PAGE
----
. . . and when we were wrong promptly admitted it.
— ALCOHOLICS ANONYMOUS, p. 59
I was beginning to approach my new life of sobriety with unaccustomed enthusiasm. New friends were cropping up and some of my battered friendships had begun to be repaired. Life was exciting, and I even began to enjoy my work, becoming so bold as to issue a report on the lack of proper care for some of our clients. One day a co-worker informed me that my boss was really sore because a complaint, submitted over his head, had caused him much discomfort at the hands of his superiors. I knew that my report had created the problem, and began to feel responsible for my boss’s difficulty. In discussing the affair, my co-worker tried to reassure me that an apology was not necessary, but I soon became convinced that I had to do something, regardless of how it might turn out. When I approached my boss and owned up to my hand in his difficulties, he was surprised. But unexpected things came out of our encounter, and my boss and I were able to agree to interact more directly and effectively in the future.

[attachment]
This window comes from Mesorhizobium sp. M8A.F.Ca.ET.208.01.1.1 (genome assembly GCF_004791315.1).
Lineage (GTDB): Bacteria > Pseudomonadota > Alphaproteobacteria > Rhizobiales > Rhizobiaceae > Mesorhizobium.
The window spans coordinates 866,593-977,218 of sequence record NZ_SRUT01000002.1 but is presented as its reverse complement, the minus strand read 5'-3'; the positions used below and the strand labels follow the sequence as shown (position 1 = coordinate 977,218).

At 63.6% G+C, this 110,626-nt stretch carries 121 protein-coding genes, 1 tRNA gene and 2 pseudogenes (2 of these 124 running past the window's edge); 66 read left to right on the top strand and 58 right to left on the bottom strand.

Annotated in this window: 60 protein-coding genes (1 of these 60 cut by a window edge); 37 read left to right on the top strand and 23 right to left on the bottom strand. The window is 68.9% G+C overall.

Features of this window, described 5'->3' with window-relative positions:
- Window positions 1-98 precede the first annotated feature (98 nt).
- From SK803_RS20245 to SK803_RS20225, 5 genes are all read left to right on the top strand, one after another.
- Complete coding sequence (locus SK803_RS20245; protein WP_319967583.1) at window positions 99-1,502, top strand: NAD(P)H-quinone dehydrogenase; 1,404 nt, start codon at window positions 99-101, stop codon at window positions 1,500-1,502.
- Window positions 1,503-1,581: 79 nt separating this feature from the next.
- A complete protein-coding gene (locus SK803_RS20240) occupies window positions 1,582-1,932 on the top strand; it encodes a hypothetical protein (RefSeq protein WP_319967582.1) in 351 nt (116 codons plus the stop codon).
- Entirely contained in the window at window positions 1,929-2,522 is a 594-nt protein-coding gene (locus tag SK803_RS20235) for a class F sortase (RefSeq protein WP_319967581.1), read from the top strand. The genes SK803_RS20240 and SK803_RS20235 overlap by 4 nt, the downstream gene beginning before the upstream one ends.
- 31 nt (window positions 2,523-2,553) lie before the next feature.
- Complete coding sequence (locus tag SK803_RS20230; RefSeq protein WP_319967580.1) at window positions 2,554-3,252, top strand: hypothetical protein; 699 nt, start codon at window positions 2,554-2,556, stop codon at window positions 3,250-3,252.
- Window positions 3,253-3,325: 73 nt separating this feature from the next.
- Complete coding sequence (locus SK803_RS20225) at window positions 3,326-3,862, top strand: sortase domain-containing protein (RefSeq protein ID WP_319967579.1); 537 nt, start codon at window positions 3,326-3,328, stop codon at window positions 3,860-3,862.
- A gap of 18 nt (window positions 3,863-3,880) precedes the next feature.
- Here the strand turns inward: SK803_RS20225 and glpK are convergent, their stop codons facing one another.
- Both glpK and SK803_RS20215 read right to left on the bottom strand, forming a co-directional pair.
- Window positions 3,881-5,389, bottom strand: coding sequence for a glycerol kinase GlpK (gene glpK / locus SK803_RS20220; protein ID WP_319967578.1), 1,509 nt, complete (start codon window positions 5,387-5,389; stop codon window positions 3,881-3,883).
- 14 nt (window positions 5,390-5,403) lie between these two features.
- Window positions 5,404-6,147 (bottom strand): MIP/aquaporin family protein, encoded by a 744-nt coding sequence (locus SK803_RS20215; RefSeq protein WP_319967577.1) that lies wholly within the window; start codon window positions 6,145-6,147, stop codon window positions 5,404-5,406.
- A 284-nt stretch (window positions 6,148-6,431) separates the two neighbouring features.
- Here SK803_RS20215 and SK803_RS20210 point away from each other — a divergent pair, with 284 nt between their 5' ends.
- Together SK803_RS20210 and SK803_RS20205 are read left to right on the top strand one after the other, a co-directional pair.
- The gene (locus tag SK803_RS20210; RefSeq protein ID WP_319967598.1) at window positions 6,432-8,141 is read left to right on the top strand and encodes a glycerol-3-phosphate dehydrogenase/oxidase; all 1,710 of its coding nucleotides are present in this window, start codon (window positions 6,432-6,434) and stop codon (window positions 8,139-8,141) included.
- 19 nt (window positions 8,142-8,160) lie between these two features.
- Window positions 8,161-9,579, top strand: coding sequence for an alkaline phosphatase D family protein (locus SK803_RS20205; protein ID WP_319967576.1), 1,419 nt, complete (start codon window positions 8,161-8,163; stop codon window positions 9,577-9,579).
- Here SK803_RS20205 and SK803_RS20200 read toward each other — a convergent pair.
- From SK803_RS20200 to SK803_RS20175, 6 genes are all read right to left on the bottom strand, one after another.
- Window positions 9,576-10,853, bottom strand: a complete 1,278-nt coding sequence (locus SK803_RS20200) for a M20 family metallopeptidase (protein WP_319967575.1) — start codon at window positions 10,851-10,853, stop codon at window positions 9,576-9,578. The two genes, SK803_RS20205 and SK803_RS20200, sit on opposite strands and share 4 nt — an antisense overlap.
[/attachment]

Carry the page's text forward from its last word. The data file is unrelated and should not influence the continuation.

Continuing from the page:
Copyright © 1990 by Alcoholics Anonymous World Services, Inc.